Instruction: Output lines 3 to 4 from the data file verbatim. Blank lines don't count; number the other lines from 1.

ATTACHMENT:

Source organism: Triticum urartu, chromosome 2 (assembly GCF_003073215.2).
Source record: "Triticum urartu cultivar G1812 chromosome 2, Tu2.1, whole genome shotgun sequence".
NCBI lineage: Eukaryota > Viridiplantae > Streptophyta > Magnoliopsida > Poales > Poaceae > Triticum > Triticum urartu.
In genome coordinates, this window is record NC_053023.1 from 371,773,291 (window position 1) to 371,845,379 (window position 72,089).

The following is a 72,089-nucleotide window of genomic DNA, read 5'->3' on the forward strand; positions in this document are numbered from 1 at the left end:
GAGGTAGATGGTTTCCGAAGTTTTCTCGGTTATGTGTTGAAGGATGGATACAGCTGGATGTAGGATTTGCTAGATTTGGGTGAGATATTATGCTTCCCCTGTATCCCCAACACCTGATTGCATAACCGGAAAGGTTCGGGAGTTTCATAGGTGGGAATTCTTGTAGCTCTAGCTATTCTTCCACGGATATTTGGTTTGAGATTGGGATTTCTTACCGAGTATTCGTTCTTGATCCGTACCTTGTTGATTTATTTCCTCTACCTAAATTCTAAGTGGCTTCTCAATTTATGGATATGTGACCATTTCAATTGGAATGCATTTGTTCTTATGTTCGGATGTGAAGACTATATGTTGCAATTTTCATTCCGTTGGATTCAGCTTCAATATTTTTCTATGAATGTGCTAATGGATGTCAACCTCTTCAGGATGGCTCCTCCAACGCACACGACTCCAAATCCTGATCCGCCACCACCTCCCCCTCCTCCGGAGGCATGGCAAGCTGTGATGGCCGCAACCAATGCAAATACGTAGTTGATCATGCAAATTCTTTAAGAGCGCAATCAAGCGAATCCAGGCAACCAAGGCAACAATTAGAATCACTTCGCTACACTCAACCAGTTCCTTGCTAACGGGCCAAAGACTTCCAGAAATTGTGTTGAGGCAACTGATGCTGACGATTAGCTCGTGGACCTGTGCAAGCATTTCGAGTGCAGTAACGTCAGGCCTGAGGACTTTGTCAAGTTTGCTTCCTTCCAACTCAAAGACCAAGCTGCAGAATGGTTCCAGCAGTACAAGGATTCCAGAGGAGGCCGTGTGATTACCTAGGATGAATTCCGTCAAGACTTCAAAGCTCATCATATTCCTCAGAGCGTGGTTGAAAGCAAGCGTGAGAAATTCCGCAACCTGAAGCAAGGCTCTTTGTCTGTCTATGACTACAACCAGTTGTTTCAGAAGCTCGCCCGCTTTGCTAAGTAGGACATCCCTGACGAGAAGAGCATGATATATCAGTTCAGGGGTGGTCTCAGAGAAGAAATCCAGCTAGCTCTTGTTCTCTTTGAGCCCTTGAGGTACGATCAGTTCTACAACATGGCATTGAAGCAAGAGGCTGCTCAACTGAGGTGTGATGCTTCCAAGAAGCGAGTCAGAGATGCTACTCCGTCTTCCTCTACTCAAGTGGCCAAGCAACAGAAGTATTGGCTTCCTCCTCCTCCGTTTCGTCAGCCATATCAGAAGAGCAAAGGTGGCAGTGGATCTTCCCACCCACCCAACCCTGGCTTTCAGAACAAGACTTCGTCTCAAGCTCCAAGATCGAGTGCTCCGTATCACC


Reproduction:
NCBI lineage: Eukaryota > Viridiplantae > Streptophyta > Magnoliopsida > Poales > Poaceae > Triticum > Triticum urartu.
In genome coordinates, this window is record NC_053023.1 from 371,773,291 (window position 1) to 371,845,379 (window position 72,089).